CEO: Google Knows A Lot About You, Then Forgets

Eric Schmidt, CEO of Google i i

Eric Schmidt, CEO of Google, at an advertising festival in Cannes, France. Schmidt says advertisers have no sway over the ranking of Google's search results. Francois G. Durand/Getty Images hide caption

itoggle caption Francois G. Durand/Getty Images
Eric Schmidt, CEO of Google

Eric Schmidt, CEO of Google, at an advertising festival in Cannes, France. Schmidt says advertisers have no sway over the ranking of Google's search results.

Francois G. Durand/Getty Images

Each day, millions of people all over the world who go online in search of information end up using Google. But what the search results show is different in China.

The company's chief executive, Eric Schmidt, who is also an adviser to President Obama, spoke with host Robert Siegel about the company's relationship to all the searches that happen every day. Is Google a neutral conduit, an editor or a business?

Schmidt says Google tries to get users to the Web site that has the information they want as fast as possible. "We see ourselves as an intermediary — and a particularly sophisticated one," he says. "We know a lot about you. We know a lot about what you care about. And by using very sophisticated algorithms, we can rank and rate and get you to your answer quicker than anybody else."

But many people have been concerned about whether this information gathering is consensual or something that users can decline.

"We work really, really hard to give you choices," Schmidt says. Users can entirely opt in or opt out or opt for something in between when it comes to Google saving their searches, he says.

Opposition To Chinese Law

But there are different factors at play with Google searches in China — especially when it comes to searches for information about Tibet or other controversial topics there. Did the company have to accede to censorship in order to work in China?

"We made a very controversial decision a few years ago to enter China, and by that we have to follow their law," Schmidt says. "Their law does require a very precise form of omission or censorship around certain things, so for example the Falun Gong is omitted. But we did something very unusual for China: When we omit something in an answer, we also tell the Chinese surfer if that information was omitted. You can imagine if you're a Chinese citizen and you see that what you'll be doing with that information."

"We are subject to Chinese law, which we obviously are opposed to," he says. "The decision that we ultimately came to with China was that it was better to engage rather than be estranged. The Chinese citizens will eventually rebel over some of these — in our view — idiotic restrictions, because they are now aware of them. They now know that information is being withheld from them by law and that those laws will be overturned from public pressure over time."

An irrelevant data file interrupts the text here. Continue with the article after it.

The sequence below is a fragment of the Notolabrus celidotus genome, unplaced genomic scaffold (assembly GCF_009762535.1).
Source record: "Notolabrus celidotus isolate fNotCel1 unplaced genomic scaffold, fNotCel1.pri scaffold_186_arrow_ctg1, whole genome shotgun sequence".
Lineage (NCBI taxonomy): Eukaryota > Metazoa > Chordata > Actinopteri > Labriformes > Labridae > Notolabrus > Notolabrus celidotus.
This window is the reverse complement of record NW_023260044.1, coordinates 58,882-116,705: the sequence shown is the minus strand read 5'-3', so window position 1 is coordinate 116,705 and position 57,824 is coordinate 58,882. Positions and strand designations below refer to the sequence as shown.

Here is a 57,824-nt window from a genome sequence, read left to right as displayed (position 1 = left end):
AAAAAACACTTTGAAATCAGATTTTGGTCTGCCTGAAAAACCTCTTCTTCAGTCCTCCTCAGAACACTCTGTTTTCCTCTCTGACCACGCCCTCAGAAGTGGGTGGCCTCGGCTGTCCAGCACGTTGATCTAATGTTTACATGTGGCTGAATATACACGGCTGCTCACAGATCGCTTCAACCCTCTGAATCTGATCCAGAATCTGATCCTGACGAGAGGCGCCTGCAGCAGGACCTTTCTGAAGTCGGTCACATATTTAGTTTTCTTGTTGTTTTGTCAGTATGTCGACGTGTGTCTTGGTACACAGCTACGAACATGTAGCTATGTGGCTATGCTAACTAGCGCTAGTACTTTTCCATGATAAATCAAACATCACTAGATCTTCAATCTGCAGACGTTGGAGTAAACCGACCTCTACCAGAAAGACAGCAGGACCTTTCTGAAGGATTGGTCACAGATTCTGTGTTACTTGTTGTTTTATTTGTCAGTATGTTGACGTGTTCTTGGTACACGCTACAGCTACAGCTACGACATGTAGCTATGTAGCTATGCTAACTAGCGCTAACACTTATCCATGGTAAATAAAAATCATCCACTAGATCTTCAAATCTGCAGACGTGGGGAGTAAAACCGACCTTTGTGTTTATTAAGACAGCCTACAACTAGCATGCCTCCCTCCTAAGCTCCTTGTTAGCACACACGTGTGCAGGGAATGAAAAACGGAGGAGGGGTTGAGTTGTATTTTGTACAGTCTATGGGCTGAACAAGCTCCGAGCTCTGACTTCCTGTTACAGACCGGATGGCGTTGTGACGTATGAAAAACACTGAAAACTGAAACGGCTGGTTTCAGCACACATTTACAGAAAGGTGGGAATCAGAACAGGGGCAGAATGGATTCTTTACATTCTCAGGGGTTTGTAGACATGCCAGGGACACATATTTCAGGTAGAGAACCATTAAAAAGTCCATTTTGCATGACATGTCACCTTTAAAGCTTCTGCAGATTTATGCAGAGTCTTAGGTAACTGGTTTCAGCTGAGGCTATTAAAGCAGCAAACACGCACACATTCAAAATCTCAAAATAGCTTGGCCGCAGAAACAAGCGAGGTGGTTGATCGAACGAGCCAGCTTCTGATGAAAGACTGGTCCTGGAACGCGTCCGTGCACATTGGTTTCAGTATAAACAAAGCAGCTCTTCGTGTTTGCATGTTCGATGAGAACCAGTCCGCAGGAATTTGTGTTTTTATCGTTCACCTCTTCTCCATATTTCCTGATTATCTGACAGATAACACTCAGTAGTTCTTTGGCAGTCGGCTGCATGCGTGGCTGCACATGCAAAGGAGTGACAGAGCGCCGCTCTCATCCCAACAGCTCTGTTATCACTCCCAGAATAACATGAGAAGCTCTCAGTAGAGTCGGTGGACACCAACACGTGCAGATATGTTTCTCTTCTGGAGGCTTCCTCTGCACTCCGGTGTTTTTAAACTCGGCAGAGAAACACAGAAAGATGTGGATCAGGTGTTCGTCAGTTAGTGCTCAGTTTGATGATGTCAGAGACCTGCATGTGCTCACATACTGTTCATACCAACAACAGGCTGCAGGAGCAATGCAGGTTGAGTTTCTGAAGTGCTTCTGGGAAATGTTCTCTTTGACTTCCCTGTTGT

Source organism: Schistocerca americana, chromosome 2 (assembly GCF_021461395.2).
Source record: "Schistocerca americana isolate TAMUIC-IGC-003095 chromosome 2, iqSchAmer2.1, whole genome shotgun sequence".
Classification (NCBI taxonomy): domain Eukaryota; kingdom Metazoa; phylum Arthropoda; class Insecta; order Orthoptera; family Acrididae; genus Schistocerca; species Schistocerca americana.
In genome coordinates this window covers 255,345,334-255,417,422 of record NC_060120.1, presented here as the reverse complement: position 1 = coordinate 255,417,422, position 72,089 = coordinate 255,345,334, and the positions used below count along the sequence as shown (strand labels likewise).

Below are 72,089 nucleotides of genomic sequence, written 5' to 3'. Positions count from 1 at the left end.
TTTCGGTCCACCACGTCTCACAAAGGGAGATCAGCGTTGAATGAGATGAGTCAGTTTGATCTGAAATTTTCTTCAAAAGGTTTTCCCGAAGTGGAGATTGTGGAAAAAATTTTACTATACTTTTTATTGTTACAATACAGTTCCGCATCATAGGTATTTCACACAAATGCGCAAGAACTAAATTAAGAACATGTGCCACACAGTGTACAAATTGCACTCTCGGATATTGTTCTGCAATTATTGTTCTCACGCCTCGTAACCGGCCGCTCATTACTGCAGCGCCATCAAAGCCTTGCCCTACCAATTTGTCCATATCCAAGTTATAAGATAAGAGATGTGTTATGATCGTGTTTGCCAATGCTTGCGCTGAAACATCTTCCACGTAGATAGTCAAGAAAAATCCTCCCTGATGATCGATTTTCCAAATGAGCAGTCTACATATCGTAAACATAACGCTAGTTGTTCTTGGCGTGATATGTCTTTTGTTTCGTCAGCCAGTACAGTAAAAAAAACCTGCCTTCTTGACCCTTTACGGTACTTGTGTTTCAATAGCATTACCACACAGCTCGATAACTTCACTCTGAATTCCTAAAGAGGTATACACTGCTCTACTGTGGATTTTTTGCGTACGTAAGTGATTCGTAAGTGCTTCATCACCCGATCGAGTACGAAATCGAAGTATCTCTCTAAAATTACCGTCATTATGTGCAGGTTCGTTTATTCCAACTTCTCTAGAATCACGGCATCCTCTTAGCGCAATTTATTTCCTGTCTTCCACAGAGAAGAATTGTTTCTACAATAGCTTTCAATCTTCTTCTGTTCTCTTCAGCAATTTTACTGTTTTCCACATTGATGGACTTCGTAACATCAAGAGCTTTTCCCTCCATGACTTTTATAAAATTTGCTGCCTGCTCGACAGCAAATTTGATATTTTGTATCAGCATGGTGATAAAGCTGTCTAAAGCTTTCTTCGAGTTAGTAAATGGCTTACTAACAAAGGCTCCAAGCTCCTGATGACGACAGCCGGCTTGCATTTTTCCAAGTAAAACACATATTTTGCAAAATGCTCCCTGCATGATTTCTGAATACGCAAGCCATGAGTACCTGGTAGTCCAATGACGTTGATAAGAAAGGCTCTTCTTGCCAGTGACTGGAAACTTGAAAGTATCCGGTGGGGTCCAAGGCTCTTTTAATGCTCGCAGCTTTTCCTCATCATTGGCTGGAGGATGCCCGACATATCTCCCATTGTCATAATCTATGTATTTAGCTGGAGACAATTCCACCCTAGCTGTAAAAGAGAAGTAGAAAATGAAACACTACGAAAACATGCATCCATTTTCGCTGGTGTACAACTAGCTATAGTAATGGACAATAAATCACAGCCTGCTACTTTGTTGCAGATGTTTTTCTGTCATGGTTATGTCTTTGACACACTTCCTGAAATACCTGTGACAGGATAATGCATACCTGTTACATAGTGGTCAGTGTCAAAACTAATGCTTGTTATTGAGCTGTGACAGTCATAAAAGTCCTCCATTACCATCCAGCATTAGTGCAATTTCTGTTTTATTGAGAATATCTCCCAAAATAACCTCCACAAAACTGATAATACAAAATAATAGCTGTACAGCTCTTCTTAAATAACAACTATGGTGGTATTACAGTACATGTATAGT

Handing Over Search Information

With so many people using Google, what happens with all of this search data in the U.S.?

"The information is not available to anybody unless it's under a court order," Schmidt says." We use it in anonymous form internally and then after about 18 months we forget it entirely."

He says the company keeps the information on hand for two reasons — to improve its algorithms and to give access to that information to government authorities who have a federal subpoena.

"We've had a series of situations where the government and various parts of it have actually tried to overreach and have tried to ask [for] too much information," he says. "And we've used the federal judiciary to limit those orders to a very, very reasonable list."

A Separate Universe For Advertising

"The core principle of Google since its founding was a separation of editorial and essentially advertising," Schmidt says. "From our perspective, we work very, very hard to keep the answers — the natural search answers — completely unbiased with respect to economics."

While advertisers can pay more in an effort to get a higher ranking of their ads, they do not have any impact on the answers the search engine generates, he says.

So how does Google rank its search content? Jonathan Rosenberg, a Google senior vice president, wrote this in a blog post: "We won't and shouldn't try to stop the faceless scribes of drivel but we can move them to the back row of the arena."

Schmidt says a Google search recognizes that a lot of content is not useful. "We want our algorithm to recognize the stuff which has one view or one reader versus the stuff that is really used by an awful lot of people. And that's how we do our rankings."

But he also says that Google does tend to favor "larger and more established" content sources like newspapers.

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